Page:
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Enschede, Netherlands

Avila M.,University of Castilla - La Mancha | Floris A.,Medimate BV | Staal S.,Medimate BV | Rios A.,University of Castilla - La Mancha | And 2 more authors.
Electrophoresis | Year: 2013

A point-of-care device for the determination of elevated creatinine levels in blood is reported. This device potentially offers a new and simple clinical regime for the determination of creatinine that will give huge time savings and removal of several steps of determination. The test employs a disposable prefilled microchip and the handheld Medimate Multireader®. By optimizing the analytical conditions it was found that the LOD of the proposed method was 87 μM creatinine, close to the normal human serum levels that are in the range of 60 to 100 μM. A statistical analysis of the residual shows a normal distribution, indicating the absence of systematic errors in the proposed method. The test can be used to distinguish patients with renal insufficiency (creatinine levels >100 μM) from healthy persons. Long-term monitoring could furthermore distinguish between acute renal failure and chronic kidney disease by the rate of creatinine concentration rise. © 2013 WILEY-VCH Verlag GmbH & Co. KGaA, Weinheim. Source

Staal S.S.,Medimate BV | Floris J.,Medimate BV | Lenk S.O.,Medimate BV | Staijen E.,Medimate BV | And 4 more authors.
14th International Conference on Miniaturized Systems for Chemistry and Life Sciences 2010, MicroTAS 2010 | Year: 2010

We present the Medimate Multireader®, the first point-of-care Lab-on-a-Chip device based on Capillary Electropho-resis. We show that it is possible to analyze lithium in whole blood and sodium in urine, using a commercially viable Multireader that is suitable for self testing. In addition, we demonstrate the ability to detect creatinine using the same platform. Source

Staal S.,Medimate BV | Ungerer M.,Medimate BV | Floris A.,Medimate BV | Ten Brinke H.-W.,Medimate BV | And 14 more authors.
Electrophoresis | Year: 2015

This paper reports on recent research creating a family of electrophoresis-based point of care devices for the determination of a wide range of ionic analytes in various sample matrices. These devices are based on a first version for the point-of-care measurement of Li+, reported in 2010 by Floris et al. (Lab Chip 2010, 10, 1799-1806). With respect to this device, significant improvements in accuracy, precision, detection limit, and reliability have been obtained especially by the use of multiple injections of one sample on a single chip and integrated data analysis. Internal and external validation by clinical laboratories for the determination of analytes in real patients by a self-test is reported. For Li+ in blood better precision than the standard clinical determination for Li+ was achieved. For Na+ in human urine the method was found to be within the clinical acceptability limits. In a veterinary application, Ca2+ and Mg2+ were determined in bovine blood by means of the same chip, but using a different platform. Finally, promising preliminary results are reported with the Medimate platform for the determination of creatinine in whole blood and quantification of both cations and anions through replicate measurements on the same sample with the same chip. © 2014 WILEY-VCH Verlag GmbH & Co. KGaA, Weinheim. Source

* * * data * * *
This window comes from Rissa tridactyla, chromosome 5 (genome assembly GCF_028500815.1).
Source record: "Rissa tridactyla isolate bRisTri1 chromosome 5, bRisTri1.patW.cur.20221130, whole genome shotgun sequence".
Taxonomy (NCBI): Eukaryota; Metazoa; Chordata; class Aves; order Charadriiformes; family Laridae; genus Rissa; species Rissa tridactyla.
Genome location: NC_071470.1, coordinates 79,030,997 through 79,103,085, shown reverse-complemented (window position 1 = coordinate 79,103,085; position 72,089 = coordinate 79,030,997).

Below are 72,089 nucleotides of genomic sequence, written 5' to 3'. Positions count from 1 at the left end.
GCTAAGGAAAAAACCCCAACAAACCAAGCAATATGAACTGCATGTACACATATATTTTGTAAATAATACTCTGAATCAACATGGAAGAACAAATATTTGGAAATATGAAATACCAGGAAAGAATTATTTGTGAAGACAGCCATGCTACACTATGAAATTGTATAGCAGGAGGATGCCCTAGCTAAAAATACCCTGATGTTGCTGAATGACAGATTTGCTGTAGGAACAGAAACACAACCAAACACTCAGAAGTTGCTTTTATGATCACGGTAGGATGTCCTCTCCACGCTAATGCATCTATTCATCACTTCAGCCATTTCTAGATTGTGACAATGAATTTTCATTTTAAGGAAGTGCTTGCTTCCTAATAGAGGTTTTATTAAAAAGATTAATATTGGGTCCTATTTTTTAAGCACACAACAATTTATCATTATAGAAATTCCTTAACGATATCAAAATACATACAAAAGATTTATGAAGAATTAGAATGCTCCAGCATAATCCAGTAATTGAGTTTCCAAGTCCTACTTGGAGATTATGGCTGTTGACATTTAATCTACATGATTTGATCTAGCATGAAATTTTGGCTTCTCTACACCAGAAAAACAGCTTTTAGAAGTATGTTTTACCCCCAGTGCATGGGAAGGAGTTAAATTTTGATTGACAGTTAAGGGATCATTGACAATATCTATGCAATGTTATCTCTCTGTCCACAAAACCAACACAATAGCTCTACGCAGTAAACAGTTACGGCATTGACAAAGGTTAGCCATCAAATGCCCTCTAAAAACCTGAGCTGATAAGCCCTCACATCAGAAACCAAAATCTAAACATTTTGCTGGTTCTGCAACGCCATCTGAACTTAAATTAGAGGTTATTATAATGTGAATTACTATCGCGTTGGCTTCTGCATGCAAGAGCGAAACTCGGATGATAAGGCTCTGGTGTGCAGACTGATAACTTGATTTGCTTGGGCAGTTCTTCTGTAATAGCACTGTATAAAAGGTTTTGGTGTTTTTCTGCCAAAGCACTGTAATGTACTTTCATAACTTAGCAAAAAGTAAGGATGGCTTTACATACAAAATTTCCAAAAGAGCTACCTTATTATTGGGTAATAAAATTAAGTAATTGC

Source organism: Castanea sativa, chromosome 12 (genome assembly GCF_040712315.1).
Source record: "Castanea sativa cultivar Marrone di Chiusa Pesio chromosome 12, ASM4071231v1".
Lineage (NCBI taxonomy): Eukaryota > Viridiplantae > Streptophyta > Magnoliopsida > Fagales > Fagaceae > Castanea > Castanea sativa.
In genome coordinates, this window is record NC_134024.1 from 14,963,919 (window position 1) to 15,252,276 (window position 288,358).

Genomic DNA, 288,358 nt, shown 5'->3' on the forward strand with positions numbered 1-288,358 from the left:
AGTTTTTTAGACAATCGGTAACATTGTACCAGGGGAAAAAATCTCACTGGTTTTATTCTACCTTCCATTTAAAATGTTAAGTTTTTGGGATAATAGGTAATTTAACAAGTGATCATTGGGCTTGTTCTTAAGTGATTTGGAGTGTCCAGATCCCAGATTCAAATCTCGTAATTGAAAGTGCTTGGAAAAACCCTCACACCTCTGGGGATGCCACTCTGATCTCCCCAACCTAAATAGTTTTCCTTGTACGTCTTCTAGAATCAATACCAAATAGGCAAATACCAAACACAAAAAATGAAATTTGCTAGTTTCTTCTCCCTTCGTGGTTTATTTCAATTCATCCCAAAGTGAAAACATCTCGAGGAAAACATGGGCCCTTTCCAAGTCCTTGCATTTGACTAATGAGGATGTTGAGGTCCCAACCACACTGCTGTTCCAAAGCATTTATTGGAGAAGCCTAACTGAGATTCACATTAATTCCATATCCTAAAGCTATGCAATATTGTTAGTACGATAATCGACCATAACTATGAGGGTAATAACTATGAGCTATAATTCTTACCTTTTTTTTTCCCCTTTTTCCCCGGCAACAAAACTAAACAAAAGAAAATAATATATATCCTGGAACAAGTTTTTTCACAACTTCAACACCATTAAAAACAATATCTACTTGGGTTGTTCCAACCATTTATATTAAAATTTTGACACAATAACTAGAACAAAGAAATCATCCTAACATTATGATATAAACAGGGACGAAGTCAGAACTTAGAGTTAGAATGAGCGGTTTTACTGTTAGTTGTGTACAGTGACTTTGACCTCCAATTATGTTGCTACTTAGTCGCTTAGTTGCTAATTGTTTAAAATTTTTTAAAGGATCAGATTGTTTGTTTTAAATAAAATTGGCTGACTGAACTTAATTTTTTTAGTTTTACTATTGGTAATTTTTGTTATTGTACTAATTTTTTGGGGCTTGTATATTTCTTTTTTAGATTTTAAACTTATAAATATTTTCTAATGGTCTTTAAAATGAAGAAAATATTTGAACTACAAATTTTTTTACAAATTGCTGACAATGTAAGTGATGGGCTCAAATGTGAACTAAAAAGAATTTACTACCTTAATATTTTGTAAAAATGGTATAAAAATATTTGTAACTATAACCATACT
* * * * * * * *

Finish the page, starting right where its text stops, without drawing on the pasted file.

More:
Floris A.,Medimate BV | Staal S.,Medimate BV | Lenk S.,Medimate BV | Staijen E.,Medimate BV | And 3 more authors.
Lab on a Chip - Miniaturisation for Chemistry and Biology | Year: 2010

We present the Medimate MultireaderR, the first point-of-care lab on a chip device that is based on capillary electrophoresis. It employs disposable pre-filled microfluidic chips with closed electrode reservoirs and a single sample opening. Several technological innovations allow operation with closed reservoirs, which is essential for reliable point-of-care operation. The chips are inserted into a hand-held analyzer. In the present application, the device is used to measure the lithium concentration in blood. Lithium is quantified by conductivity detection after separation from other blood ions. Measurements in patients show good accuracy and precision, and there is no difference between the results obtained by skilled and non-skilled operators. This point-of-care device shows great promise as a platform for the determination of ionic substances in diagnostics or environmental analysis. © The Royal Society of Chemistry 2010. Source

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